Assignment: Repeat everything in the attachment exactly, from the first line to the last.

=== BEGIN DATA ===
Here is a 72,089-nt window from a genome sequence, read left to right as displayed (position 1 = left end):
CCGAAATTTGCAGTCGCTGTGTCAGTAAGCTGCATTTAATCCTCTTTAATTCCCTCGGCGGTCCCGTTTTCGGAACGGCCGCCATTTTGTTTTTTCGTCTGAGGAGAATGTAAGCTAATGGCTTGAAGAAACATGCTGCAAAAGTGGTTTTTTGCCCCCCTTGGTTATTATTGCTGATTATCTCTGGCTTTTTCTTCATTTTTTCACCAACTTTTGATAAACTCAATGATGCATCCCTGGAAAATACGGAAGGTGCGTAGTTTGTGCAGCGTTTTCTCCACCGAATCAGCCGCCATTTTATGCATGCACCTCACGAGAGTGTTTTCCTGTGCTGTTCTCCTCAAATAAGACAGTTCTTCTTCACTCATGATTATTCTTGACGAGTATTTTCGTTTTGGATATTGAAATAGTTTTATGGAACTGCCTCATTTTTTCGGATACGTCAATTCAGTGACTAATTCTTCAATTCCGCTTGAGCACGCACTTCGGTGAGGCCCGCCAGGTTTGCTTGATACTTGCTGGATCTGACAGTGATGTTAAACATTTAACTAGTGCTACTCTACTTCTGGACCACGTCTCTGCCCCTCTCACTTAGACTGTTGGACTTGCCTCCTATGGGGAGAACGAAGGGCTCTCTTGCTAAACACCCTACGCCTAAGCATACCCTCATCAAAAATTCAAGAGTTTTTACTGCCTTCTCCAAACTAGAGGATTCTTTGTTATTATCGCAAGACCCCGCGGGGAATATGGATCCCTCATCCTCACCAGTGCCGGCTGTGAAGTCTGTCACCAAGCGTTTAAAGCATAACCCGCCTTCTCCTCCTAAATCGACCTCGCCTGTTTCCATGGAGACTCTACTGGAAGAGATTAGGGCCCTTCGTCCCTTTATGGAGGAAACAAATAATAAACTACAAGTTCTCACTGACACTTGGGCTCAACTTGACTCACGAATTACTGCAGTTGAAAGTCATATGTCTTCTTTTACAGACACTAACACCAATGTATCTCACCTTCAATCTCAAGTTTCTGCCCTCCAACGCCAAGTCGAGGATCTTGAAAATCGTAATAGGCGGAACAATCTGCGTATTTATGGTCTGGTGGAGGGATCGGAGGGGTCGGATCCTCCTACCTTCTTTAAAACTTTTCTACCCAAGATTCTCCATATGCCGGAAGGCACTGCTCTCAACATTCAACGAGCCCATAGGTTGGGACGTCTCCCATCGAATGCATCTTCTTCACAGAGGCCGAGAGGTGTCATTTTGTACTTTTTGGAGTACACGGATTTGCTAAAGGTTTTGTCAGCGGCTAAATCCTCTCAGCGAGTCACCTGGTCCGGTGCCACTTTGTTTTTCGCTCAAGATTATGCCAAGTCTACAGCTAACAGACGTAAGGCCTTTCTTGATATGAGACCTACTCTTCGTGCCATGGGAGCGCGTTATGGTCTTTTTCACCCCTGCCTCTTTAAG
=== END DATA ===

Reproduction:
Here is a 72,089-nt window from a genome sequence, read left to right as displayed (position 1 = left end):
CCGAAATTTGCAGTCGCTGTGTCAGTAAGCTGCATTTAATCCTCTTTAATTCCCTCGGCGGTCCCGTTTTCGGAACGGCCGCCATTTTGTTTTTTCGTCTGAGGAGAATGTAAGCTAATGGCTTGAAGAAACATGCTGCAAAAGTGGTTTTTTGCCCCCCTTGGTTATTATTGCTGATTATCTCTGGCTTTTTCTTCATTTTTTCACCAACTTTTGATAAACTCAATGATGCATCCCTGGAAAATACGGAAGGTGCGTAGTTTGTGCAGCGTTTTCTCCACCGAATCAGCCGCCATTTTATGCATGCACCTCACGAGAGTGTTTTCCTGTGCTGTTCTCCTCAAATAAGACAGTTCTTCTTCACTCATGATTATTCTTGACGAGTATTTTCGTTTTGGATATTGAAATAGTTTTATGGAACTGCCTCATTTTTTCGGATACGTCAATTCAGTGACTAATTCTTCAATTCCGCTTGAGCACGCACTTCGGTGAGGCCCGCCAGGTTTGCTTGATACTTGCTGGATCTGACAGTGATGTTAAACATTTAACTAGTGCTACTCTACTTCTGGACCACGTCTCTGCCCCTCTCACTTAGACTGTTGGACTTGCCTCCTATGGGGAGAACGAAGGGCTCTCTTGCTAAACACCCTACGCCTAAGCATACCCTCATCAAAAATTCAAGAGTTTTTACTGCCTTCTCCAAACTAGAGGATTCTTTGTTATTATCGCAAGACCCCGCGGGGAATATGGATCCCTCATCCTCACCAGTGCCGGCTGTGAAGTCTGTCACCAAGCGTTTAAAGCATAACCCGCCTTCTCCTCCTAAATCGACCTCGCCTGTTTCCATGGAGACTCTACTGGAAGAGATTAGGGCCCTTCGTCCCTTTATGGAGGAAACAAATAATAAACTACAAGTTCTCACTGACACTTGGGCTCAACTTGACTCACGAATTACTGCAGTTGAAAGTCATATGTCTTCTTTTACAGACACTAACACCAATGTATCTCACCTTCAATCTCAAGTTTCTGCCCTCCAACGCCAAGTCGAGGATCTTGAAAATCGTAATAGGCGGAACAATCTGCGTATTTATGGTCTGGTGGAGGGATCGGAGGGGTCGGATCCTCCTACCTTCTTTAAAACTTTTCTACCCAAGATTCTCCATATGCCGGAAGGCACTGCTCTCAACATTCAACGAGCCCATAGGTTGGGACGTCTCCCATCGAATGCATCTTCTTCACAGAGGCCGAGAGGTGTCATTTTGTACTTTTTGGAGTACACGGATTTGCTAAAGGTTTTGTCAGCGGCTAAATCCTCTCAGCGAGTCACCTGGTCCGGTGCCACTTTGTTTTTCGCTCAAGATTATGCCAAGTCTACAGCTAACAGACGTAAGGCCTTTCTTGATATGAGACCTACTCTTCGTGCCATGGGAGCGCGTTATGGTCTTTTTCACCCCTGCCTCTTTAAG